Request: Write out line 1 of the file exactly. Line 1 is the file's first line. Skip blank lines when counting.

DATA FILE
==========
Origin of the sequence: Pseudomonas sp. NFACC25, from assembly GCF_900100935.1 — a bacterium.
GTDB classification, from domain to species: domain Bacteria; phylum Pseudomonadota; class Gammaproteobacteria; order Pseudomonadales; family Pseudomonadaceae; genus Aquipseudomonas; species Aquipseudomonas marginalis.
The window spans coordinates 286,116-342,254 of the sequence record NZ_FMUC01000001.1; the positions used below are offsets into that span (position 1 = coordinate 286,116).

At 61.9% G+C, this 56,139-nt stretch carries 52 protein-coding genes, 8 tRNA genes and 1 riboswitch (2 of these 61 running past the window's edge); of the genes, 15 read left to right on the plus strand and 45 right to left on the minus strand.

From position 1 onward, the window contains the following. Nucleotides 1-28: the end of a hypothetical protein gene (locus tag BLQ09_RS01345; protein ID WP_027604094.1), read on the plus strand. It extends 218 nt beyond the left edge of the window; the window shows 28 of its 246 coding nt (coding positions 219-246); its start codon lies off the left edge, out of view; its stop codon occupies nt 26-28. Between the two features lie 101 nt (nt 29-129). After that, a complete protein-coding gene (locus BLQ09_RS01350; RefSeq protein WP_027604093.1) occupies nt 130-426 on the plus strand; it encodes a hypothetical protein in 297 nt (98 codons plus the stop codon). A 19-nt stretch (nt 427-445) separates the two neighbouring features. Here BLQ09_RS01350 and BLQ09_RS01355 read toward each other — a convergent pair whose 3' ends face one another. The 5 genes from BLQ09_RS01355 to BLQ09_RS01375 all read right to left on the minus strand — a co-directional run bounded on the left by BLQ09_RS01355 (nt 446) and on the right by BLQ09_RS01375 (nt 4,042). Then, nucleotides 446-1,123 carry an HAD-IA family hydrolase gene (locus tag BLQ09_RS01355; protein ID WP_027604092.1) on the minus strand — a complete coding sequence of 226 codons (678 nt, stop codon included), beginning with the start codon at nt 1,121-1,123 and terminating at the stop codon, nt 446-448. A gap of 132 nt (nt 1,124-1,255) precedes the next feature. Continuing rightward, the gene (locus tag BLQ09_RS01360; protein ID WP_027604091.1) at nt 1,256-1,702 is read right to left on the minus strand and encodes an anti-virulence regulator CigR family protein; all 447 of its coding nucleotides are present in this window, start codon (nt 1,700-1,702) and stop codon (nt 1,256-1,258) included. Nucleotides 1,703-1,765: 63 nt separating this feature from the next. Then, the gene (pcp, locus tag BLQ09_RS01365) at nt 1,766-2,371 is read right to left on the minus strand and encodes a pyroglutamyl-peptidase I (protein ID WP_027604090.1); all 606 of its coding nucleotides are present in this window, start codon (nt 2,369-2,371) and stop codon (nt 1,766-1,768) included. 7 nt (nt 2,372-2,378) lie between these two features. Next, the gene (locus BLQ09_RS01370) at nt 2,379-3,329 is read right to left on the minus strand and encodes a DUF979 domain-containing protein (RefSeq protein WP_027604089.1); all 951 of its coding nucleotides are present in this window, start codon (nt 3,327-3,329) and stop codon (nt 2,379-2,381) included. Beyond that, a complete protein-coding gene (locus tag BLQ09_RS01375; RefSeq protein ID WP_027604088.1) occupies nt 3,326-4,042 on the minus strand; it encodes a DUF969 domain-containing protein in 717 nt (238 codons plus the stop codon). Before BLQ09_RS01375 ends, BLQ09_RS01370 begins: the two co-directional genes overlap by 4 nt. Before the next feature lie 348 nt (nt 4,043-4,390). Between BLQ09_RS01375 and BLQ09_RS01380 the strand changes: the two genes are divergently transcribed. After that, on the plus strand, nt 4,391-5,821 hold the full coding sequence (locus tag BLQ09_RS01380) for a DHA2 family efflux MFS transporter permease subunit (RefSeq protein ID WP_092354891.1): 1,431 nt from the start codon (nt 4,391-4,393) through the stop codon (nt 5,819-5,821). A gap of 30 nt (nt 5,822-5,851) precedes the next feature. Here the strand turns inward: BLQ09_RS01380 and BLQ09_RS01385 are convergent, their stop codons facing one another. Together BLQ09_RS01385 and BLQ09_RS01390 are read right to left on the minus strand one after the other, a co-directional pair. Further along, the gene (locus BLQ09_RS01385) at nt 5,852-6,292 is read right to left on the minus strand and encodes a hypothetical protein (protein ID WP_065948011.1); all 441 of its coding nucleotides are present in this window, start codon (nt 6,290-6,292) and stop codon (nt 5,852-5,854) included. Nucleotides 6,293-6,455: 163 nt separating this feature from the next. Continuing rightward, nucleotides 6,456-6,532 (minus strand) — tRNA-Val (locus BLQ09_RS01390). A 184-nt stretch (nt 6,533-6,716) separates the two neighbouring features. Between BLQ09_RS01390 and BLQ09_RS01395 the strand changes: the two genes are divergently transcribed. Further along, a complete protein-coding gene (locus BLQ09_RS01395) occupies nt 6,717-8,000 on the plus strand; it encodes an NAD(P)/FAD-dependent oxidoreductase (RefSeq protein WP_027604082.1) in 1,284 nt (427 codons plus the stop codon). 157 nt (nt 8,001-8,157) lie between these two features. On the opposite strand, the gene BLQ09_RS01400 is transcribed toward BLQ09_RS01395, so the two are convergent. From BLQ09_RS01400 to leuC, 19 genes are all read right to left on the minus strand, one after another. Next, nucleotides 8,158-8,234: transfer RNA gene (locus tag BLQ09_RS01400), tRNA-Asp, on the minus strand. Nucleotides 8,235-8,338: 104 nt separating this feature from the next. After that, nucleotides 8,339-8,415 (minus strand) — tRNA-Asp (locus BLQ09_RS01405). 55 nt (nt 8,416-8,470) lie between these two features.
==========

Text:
Origin of the sequence: Pseudomonas sp. NFACC25, from assembly GCF_900100935.1 — a bacterium.